|WikiProject Greece||(Rated C-class, Low-importance)|
|WikiProject Songs||(Rated C-class)|
- 1 "Misirlou" refer to Muslim Egyptian woman
- 2 "Misirlou" related to Judaism?"
- 3 "Misirlou" Turkish?
- 4 Not a folk song
- 5 Nuftali Zvi Margolies Abulafia
- 6 Stoma / Mouth
- 7 Busted link?
- 8 Sysin's latest edit
- 9 Misirlou / Misirli
- 10 Latest translation change
- 11 Boyd Rice?
- 12 Feedback about external link "2-hour radio show"
- 13 About Dick Dale's version
- 14 Uncanny resemblence to Bizet's Carmen Habanera
- 15 Arabic Lyrics
- 16 "Misirlou" in "Back to the Beach"?
- 17 This song is a perfect example of western culture!!!
- 18 Use as theme song for HBO series?
- 19 Re: Use as theme song for HBO series?
- 20 "the Arab land" ??? (translation issue)
- 21 2nd sentence incorrect - not from Greek refugees
"Misirlou" refer to Muslim Egyptian woman
I think Greeks of that time when they said "Misirlou" (Μισιρλού), they referred to only the Muslim Egyptian women and they didn't call all the Egyptian women like that. On the other hand, when they referred to a Christian Egyptian woman they called her as "Αιγυπτιώτισσα".Gre regiment (talk) 14:05, 8 July 2013 (UTC)
How come the page carries the Project Judaism tag? The song is clearly of Asia Minor/Eastern Mediterranean folk origin. As with most folk songs, it is not possible to trace its author/composer. I consider it misguided to tag it with any specific ethnic tag, be it Judaic, Greek or Turk. The Gnome 05:06, 14 October 2007 (UTC)
The article mentions that it is a popular Jewish (Klezmer) song, sometimes with Yiddish lyrics. It should be mentioned that it is specifically associated as wedding dance music. Occasionally, the tune is also incorporated into Jewish liturgy. — Preceding unsigned comment added by 22.214.171.124 (talk) 15:10, 2 May 2017 (UTC)
So far as I know the word 'Misirlou' is Turkish. In Ottoman Turkish it was Misirlu and now in modern Turkish it is called Misirli. Certainly it does mean 'Egyptian'. It has nothing to do with the Greek tongue.
- In fact, it is an Arabic word, مصر (as the article indicates). That's what the Egyptians call themselves. Both the Turkish words and the Greek word derive from that. The Hebrew word for Egypt sounds very similar too, it is not a coincidence.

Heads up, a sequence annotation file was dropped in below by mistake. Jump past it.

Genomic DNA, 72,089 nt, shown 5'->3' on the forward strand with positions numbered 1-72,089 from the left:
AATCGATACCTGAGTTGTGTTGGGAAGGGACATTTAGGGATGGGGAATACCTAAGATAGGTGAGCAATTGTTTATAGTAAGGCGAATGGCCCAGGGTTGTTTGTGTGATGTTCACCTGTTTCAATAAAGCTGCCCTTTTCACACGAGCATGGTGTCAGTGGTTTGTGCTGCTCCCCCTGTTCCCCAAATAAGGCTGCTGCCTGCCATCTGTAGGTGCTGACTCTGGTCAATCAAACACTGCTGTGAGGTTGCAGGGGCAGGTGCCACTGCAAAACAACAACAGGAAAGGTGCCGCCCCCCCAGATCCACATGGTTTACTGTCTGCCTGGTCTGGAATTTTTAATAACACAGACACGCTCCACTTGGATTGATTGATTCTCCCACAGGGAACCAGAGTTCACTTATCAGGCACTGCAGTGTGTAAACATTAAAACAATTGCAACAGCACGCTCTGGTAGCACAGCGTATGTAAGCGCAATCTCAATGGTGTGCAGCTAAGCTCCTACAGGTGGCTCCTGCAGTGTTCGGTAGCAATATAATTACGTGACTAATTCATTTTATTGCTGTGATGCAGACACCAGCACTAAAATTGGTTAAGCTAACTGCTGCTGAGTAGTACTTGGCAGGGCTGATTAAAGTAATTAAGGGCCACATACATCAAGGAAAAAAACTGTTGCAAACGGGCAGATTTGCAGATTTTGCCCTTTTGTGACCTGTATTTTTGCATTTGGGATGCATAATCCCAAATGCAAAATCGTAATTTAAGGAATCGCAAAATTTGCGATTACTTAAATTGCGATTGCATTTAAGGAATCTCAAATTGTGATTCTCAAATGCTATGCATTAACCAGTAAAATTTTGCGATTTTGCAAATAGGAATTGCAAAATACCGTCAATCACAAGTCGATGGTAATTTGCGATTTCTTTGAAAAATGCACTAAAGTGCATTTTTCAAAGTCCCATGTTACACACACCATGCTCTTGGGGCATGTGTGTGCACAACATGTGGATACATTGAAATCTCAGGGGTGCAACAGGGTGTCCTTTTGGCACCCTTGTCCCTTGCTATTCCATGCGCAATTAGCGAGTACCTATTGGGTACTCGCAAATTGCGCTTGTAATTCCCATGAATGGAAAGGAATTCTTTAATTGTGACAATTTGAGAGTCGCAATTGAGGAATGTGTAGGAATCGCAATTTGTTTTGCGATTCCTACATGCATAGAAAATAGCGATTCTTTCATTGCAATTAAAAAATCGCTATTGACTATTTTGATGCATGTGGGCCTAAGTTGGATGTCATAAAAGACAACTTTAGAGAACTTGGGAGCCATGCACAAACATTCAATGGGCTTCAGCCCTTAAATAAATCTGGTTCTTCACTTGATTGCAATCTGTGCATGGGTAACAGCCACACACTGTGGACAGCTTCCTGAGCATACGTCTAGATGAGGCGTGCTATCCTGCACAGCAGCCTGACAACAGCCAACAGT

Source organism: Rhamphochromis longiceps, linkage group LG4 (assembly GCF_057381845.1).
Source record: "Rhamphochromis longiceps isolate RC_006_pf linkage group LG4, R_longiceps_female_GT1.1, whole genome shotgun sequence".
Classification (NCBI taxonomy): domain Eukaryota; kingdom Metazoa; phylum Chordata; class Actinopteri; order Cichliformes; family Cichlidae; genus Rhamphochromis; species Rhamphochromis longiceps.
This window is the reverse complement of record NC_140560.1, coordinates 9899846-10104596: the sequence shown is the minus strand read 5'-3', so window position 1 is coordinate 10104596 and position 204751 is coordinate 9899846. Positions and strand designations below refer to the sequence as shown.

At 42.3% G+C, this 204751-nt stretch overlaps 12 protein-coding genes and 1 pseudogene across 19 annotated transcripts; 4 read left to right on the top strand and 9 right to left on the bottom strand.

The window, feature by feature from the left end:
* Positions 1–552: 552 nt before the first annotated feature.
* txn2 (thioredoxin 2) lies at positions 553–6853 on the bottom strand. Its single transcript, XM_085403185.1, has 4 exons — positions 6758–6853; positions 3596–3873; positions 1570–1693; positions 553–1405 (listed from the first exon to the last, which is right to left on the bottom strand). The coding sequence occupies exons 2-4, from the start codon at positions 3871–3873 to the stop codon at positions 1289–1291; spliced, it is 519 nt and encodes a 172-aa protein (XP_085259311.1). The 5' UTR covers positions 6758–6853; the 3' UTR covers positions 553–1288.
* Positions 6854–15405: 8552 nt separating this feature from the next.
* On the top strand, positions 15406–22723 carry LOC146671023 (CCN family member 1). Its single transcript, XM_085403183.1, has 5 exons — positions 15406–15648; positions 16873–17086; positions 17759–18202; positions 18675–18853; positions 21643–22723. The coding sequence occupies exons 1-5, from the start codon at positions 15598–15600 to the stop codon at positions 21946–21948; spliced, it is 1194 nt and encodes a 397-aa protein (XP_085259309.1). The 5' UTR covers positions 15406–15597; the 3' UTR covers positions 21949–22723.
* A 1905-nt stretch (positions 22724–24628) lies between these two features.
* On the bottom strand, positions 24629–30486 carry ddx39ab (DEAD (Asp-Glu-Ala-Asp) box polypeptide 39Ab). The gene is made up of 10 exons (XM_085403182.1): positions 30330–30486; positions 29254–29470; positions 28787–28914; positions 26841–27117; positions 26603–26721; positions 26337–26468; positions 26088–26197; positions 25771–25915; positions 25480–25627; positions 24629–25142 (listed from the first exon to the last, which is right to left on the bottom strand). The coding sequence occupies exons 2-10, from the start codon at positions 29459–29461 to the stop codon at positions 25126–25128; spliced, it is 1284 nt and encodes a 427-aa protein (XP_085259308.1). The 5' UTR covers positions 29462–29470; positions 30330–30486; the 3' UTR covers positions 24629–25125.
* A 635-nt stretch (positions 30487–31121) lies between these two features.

- In any case, even if the song was called Baklava, since it was originally written in the Greek language and had a Greek lyrics, the name should first be spelled in Greek (with pointers to any relevant word derivation if needed).
- Regards, Sysin 22:45, 24 August 2005 (UTC)
Just one point, the word 'Misr' is an Arabic one, and the Turkish counterpart 'Misir' of course derives from that word. But the word 'Misirlu' or 'Misirli' is a Turkish word made with Turkish suffixes. So it differs from Arabic in this case, i.e. there is no word in Arabic like 'Misirlu'. And the Egyptians call themselves 'Misri' but not 'Misirlu'. I never denied that the origin of the song is Greek, but the word they used to name the song was taken from Turkish. So the right way to write the etymology of the word would be :
Best Wishes, Burak...
I don't wanna turn it into a tug of war. Only one thing I request from you. Please find me only one language in the world except Turkish that comprises the word 'Misirlu' or 'Misirli' which means 'Egyptian' significantly. Then I will accept that this is only a similarity rather than borrowing.
"Misiri" "Misirlis" (masc.) and "Misirlou" (fem) can all be found in a Greek dictionary, so there are at least two languages that use the word. Even if there was only one possible origin for the word, (which for reasons explained about, there isn't), so what? Take a look at Revolution (song). Does it read "Revolution (from Middle English revolucioun, from Old French revolution, from Late Latin revolti, revoltin-, from Latin revoltus, past participle of revolvere, to turn over)". It doesn't. It is not relevant. This is an article about the song, not a dictionary entry for the word "Misirlou"; we only need a translation from the original language for context. In this case it also help to explain the connection between "Misr" and "Egypt" (since most English-speakers may not be aware of it), but to go into a detailed analysis of the word is off topic. (Regards, Sysin